My stress during the COVID-19 pandemic

This pandemic is weighing heavily on everyone. I’m no different, and it’s been awhile since I last wrote.

When I first heard of COVID-19 spreading through Asia, I didn’t think it would come to the rest of the world and force so much to shut down. Scientists said the Coronavirus is another form of the SARS virus, which many of us have already lived through, but this version is much more contagious. Now here we are, about a month into the pandemic with over 20 million unemployed.

I work at a Walmart and am labeled an essential worker. That means we all still get to work, but we just have to be extra careful. Management will give employees a mask if they don’t own one already, Walmart put up sneeze guards on all cash registers, the water fountains have been shut off, and only a select amount of customers can be in the store at once. When it comes to the employees, management is now taking the temperature of every employee at the start of their shift. We also received a one-time bonus: $300 for full-time workers and $150 for part-time workers. Several employees have already tested positive for COVID-19, including the store manager. Others went on a leave of absence, though I’m not too sure if this will clear up anytime soon.

I’ve asked for hazard pay at Walmart, from my state legislators, and from the Governor. I received a reply from the office of my state legislator who said it’s tough to force private businesses to give hazard pay. I had already shared an article where Vermont and Minnesota have accomplished this by labeling essential workers as emergency workers. Today the Governor signed an executive order giving $100 million in child care for essential workers, and gave us two weeks of paid sick leave. That is helpful, but us “essential workers” are constantly reminded how the federal government gave those on unemployment (due to the Coronavirus pandemic) an additional $600 per week. The one-time $1200 stimulus check isn’t going to help much if this pandemic continues much longer. All these legislators went on vacation while we worry about the next month.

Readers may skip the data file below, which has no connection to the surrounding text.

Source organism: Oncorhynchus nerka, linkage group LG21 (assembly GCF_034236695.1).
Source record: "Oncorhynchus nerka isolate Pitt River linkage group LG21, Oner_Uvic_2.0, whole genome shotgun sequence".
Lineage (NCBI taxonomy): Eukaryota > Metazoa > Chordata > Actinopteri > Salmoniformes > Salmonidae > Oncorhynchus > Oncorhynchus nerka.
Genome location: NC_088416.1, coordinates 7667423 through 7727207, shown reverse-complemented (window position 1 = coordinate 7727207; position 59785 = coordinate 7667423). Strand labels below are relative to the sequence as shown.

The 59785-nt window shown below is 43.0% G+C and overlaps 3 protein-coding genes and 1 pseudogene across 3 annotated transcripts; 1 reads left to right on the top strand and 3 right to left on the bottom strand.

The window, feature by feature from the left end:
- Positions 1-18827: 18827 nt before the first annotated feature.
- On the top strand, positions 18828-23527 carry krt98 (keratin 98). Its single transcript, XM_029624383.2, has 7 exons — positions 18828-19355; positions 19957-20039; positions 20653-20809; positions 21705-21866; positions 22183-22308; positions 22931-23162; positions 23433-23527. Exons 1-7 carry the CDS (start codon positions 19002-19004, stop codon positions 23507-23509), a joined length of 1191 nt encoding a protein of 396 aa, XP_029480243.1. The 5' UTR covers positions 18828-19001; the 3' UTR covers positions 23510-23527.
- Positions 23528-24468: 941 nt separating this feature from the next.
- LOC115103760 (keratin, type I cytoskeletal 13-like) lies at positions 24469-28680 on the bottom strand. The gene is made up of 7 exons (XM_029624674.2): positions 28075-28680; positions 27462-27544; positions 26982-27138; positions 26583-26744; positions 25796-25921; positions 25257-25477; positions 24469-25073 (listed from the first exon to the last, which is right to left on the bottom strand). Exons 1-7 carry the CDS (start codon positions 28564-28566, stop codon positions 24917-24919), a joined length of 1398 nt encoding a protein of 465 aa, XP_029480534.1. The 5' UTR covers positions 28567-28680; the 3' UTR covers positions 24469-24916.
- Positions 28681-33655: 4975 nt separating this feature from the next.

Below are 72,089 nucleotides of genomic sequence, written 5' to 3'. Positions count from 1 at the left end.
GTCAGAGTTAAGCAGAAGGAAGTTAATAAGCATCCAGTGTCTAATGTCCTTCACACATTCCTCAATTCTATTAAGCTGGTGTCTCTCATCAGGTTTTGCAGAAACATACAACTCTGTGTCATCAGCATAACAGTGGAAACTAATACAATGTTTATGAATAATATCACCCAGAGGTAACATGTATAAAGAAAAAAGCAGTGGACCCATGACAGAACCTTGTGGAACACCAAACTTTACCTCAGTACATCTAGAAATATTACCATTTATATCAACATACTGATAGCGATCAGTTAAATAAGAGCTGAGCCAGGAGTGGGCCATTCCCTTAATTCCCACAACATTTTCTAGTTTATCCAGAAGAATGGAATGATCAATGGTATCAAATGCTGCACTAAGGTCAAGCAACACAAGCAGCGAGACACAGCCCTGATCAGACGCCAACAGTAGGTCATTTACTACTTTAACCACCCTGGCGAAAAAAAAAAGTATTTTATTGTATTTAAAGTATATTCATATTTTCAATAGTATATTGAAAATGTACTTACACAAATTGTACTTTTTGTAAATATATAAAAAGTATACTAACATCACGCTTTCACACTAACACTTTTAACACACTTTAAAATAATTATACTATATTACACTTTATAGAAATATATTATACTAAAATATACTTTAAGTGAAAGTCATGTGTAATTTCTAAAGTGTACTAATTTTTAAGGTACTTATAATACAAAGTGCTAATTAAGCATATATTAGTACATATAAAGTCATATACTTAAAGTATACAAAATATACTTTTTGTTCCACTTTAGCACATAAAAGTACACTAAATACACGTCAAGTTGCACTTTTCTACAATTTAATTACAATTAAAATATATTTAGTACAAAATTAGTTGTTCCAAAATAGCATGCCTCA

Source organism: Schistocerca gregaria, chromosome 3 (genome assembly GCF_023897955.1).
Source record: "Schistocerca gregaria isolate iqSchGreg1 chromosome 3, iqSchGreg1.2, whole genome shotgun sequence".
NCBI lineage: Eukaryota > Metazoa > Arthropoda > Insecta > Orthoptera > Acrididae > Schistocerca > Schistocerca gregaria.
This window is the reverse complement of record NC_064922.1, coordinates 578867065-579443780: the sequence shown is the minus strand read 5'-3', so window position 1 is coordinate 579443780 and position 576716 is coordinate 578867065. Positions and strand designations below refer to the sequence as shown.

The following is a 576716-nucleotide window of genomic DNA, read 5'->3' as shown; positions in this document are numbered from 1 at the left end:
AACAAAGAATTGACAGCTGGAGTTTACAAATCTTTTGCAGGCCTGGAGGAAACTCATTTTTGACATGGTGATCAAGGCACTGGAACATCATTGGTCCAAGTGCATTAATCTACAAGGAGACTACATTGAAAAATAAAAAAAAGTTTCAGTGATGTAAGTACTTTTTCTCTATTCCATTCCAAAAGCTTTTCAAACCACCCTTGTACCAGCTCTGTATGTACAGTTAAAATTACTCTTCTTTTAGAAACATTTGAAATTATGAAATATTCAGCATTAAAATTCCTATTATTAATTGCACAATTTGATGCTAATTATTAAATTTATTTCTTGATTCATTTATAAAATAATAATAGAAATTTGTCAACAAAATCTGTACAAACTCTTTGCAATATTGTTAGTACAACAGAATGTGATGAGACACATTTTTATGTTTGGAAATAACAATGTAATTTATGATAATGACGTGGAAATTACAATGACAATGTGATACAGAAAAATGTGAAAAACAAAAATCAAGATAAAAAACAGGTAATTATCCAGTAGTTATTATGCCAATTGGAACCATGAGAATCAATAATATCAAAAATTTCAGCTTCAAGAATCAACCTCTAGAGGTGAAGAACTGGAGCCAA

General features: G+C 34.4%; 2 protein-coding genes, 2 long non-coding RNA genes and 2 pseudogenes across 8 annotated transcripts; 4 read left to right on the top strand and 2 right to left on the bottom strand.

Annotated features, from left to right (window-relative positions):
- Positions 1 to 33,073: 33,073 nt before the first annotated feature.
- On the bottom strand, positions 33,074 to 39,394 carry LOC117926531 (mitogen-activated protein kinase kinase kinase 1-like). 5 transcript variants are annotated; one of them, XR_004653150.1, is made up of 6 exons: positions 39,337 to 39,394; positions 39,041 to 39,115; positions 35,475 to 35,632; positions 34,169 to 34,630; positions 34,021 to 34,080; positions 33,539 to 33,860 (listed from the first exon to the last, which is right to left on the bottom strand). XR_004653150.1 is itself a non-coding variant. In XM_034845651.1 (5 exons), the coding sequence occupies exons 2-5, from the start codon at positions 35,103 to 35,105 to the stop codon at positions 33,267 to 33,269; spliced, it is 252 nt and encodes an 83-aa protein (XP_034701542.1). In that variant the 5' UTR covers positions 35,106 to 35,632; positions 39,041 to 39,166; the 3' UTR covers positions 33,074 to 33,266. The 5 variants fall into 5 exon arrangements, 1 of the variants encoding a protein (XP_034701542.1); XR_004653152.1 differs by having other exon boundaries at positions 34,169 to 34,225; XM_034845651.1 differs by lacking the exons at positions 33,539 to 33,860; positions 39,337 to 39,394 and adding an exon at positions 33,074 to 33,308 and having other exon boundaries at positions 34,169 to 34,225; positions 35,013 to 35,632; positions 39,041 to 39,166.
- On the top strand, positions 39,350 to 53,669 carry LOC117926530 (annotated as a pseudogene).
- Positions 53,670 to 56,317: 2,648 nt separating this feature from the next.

On the school side of things, I had originally planned to graduate at the end of Fall 2019, but decided to go one more semester for Spring 2020. I wanted to take the final two political science classes offered by San Joaquin Delta College, and I wanted to participate in the Politics, Law, and Society Club before transferring to Sac State. Then the entire campus shut down half way through the semester, leaving me at home once again. Now I can’t socialize or even do much with the club.

It’s a little funny in a cruel way how I fought through my anxiety to leave my home and experience the world, only to be forced to stay home once again. I’ve tried making friends through school, but I miss my best friend who was almost my girlfriend, Amanda Wright. She was the person who helped me work through my anxiety and many other personal issues. She also nudged me in the direction of politics and law. Originally I was working on my English degree, and had planned to be a teacher abroad. Japan had always been in my sights, even as a child. Things changed after I met Amanda. I’m sure I fell in love with her, but I tried my hardest not to. Unfortunately, we had a falling out last year, and I feel like I missed the best opportunity of my life. Someone I related with, who held me up when I needed it. It makes me question whether or not I should continue my path in politics and law or go back to English. I feel trapped and lost at the same time. Trapped at home with part of my family, at such an old age. Trapped in this job that goes no where I wish to go, yet no other jobs are really available–especially during this pandemic. Trapped in this decision of what to study.

Another truth is I never desired teaching English, but I felt it was the best and easiest way to get to Japan. I could teach math, but not to foreigners. Don’t get me wrong, I love English when it comes to writing and expressing ones emotions, but teaching it for the first time is something entirely different. That was an influencing factor on why I switched to politics and law. I know if I stay in this country I will continue studying and working in this area. I want to get involved instead of just watching from the sidelines and hoping officials and even journalists do the right thing. Either way, Japan is still on the back of my mind, as is the face and smile of the one who supported me.